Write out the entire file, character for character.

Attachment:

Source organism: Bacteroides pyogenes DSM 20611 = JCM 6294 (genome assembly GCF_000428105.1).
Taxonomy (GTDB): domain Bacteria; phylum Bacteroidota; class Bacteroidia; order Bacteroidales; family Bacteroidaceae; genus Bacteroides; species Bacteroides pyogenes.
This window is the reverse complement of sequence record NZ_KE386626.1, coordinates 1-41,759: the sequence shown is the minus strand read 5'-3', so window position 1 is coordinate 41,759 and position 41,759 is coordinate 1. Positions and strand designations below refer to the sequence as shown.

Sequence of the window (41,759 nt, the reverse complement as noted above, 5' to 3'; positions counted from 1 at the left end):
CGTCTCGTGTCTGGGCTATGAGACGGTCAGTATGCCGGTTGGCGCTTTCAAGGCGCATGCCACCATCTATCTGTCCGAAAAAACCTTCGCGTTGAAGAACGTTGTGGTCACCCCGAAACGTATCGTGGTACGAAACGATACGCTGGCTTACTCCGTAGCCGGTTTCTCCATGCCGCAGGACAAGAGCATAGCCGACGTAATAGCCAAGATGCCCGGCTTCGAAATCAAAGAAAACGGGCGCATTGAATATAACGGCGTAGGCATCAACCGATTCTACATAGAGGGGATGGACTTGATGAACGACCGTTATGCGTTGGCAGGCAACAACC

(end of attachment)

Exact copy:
Source organism: Bacteroides pyogenes DSM 20611 = JCM 6294 (genome assembly GCF_000428105.1).
Taxonomy (GTDB): domain Bacteria; phylum Bacteroidota; class Bacteroidia; order Bacteroidales; family Bacteroidaceae; genus Bacteroides; species Bacteroides pyogenes.
This window is the reverse complement of sequence record NZ_KE386626.1, coordinates 1-41,759: the sequence shown is the minus strand read 5'-3', so window position 1 is coordinate 41,759 and position 41,759 is coordinate 1. Positions and strand designations below refer to the sequence as shown.

Sequence of the window (41,759 nt, the reverse complement as noted above, 5' to 3'; positions counted from 1 at the left end):
CGTCTCGTGTCTGGGCTATGAGACGGTCAGTATGCCGGTTGGCGCTTTCAAGGCGCATGCCACCATCTATCTGTCCGAAAAAACCTTCGCGTTGAAGAACGTTGTGGTCACCCCGAAACGTATCGTGGTACGAAACGATACGCTGGCTTACTCCGTAGCCGGTTTCTCCATGCCGCAGGACAAGAGCATAGCCGACGTAATAGCCAAGATGCCCGGCTTCGAAATCAAAGAAAACGGGCGCATTGAATATAACGGCGTAGGCATCAACCGATTCTACATAGAGGGGATGGACTTGATGAACGACCGTTATGCGTTGGCAGGCAACAACC